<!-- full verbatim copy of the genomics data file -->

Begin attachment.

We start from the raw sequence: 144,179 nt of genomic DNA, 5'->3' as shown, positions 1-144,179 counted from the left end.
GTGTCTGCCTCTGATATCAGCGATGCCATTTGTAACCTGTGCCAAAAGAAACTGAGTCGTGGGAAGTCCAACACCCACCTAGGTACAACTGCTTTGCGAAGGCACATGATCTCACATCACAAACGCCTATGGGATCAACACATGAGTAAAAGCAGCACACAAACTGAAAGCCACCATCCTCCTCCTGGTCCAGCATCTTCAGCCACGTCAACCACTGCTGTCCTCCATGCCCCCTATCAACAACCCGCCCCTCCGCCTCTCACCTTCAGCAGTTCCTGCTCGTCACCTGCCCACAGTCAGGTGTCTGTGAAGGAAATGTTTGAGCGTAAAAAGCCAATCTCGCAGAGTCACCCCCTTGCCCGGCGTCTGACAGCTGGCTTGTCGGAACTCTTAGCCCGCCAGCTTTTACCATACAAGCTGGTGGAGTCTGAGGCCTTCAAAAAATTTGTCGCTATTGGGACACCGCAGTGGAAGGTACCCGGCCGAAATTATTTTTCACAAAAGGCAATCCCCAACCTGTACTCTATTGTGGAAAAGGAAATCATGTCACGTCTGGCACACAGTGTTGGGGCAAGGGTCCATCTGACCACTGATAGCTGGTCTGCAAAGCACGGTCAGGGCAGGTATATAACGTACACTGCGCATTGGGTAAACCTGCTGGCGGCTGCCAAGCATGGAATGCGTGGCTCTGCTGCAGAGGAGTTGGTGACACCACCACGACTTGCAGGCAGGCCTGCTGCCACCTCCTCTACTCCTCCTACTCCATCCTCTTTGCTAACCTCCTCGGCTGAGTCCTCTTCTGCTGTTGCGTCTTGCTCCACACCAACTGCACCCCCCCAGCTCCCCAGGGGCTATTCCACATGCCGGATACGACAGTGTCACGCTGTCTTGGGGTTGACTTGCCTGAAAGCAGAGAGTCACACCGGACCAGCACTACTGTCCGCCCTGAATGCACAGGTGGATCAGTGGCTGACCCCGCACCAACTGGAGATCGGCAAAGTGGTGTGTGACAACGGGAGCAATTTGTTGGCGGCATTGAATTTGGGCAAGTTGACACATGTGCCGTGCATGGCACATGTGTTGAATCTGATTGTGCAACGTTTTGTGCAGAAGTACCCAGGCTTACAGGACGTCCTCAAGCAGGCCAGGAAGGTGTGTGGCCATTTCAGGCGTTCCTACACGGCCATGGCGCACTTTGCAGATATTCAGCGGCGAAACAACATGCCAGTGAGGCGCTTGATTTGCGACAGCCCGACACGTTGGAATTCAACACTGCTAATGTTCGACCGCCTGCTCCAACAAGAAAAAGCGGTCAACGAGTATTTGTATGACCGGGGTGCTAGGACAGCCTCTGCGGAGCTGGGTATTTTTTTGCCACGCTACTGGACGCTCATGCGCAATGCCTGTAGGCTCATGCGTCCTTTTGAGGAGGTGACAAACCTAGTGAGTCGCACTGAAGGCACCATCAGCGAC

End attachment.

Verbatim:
We start from the raw sequence: 144,179 nt of genomic DNA, 5'->3' as shown, positions 1-144,179 counted from the left end.
GTGTCTGCCTCTGATATCAGCGATGCCATTTGTAACCTGTGCCAAAAGAAACTGAGTCGTGGGAAGTCCAACACCCACCTAGGTACAACTGCTTTGCGAAGGCACATGATCTCACATCACAAACGCCTATGGGATCAACACATGAGTAAAAGCAGCACACAAACTGAAAGCCACCATCCTCCTCCTGGTCCAGCATCTTCAGCCACGTCAACCACTGCTGTCCTCCATGCCCCCTATCAACAACCCGCCCCTCCGCCTCTCACCTTCAGCAGTTCCTGCTCGTCACCTGCCCACAGTCAGGTGTCTGTGAAGGAAATGTTTGAGCGTAAAAAGCCAATCTCGCAGAGTCACCCCCTTGCCCGGCGTCTGACAGCTGGCTTGTCGGAACTCTTAGCCCGCCAGCTTTTACCATACAAGCTGGTGGAGTCTGAGGCCTTCAAAAAATTTGTCGCTATTGGGACACCGCAGTGGAAGGTACCCGGCCGAAATTATTTTTCACAAAAGGCAATCCCCAACCTGTACTCTATTGTGGAAAAGGAAATCATGTCACGTCTGGCACACAGTGTTGGGGCAAGGGTCCATCTGACCACTGATAGCTGGTCTGCAAAGCACGGTCAGGGCAGGTATATAACGTACACTGCGCATTGGGTAAACCTGCTGGCGGCTGCCAAGCATGGAATGCGTGGCTCTGCTGCAGAGGAGTTGGTGACACCACCACGACTTGCAGGCAGGCCTGCTGCCACCTCCTCTACTCCTCCTACTCCATCCTCTTTGCTAACCTCCTCGGCTGAGTCCTCTTCTGCTGTTGCGTCTTGCTCCACACCAACTGCACCCCCCCAGCTCCCCAGGGGCTATTCCACATGCCGGATACGACAGTGTCACGCTGTCTTGGGGTTGACTTGCCTGAAAGCAGAGAGTCACACCGGACCAGCACTACTGTCCGCCCTGAATGCACAGGTGGATCAGTGGCTGACCCCGCACCAACTGGAGATCGGCAAAGTGGTGTGTGACAACGGGAGCAATTTGTTGGCGGCATTGAATTTGGGCAAGTTGACACATGTGCCGTGCATGGCACATGTGTTGAATCTGATTGTGCAACGTTTTGTGCAGAAGTACCCAGGCTTACAGGACGTCCTCAAGCAGGCCAGGAAGGTGTGTGGCCATTTCAGGCGTTCCTACACGGCCATGGCGCACTTTGCAGATATTCAGCGGCGAAACAACATGCCAGTGAGGCGCTTGATTTGCGACAGCCCGACACGTTGGAATTCAACACTGCTAATGTTCGACCGCCTGCTCCAACAAGAAAAAGCGGTCAACGAGTATTTGTATGACCGGGGTGCTAGGACAGCCTCTGCGGAGCTGGGTATTTTTTTGCCACGCTACTGGACGCTCATGCGCAATGCCTGTAGGCTCATGCGTCCTTTTGAGGAGGTGACAAACCTAGTGAGTCGCACTGAAGGCACCATCAGCGAC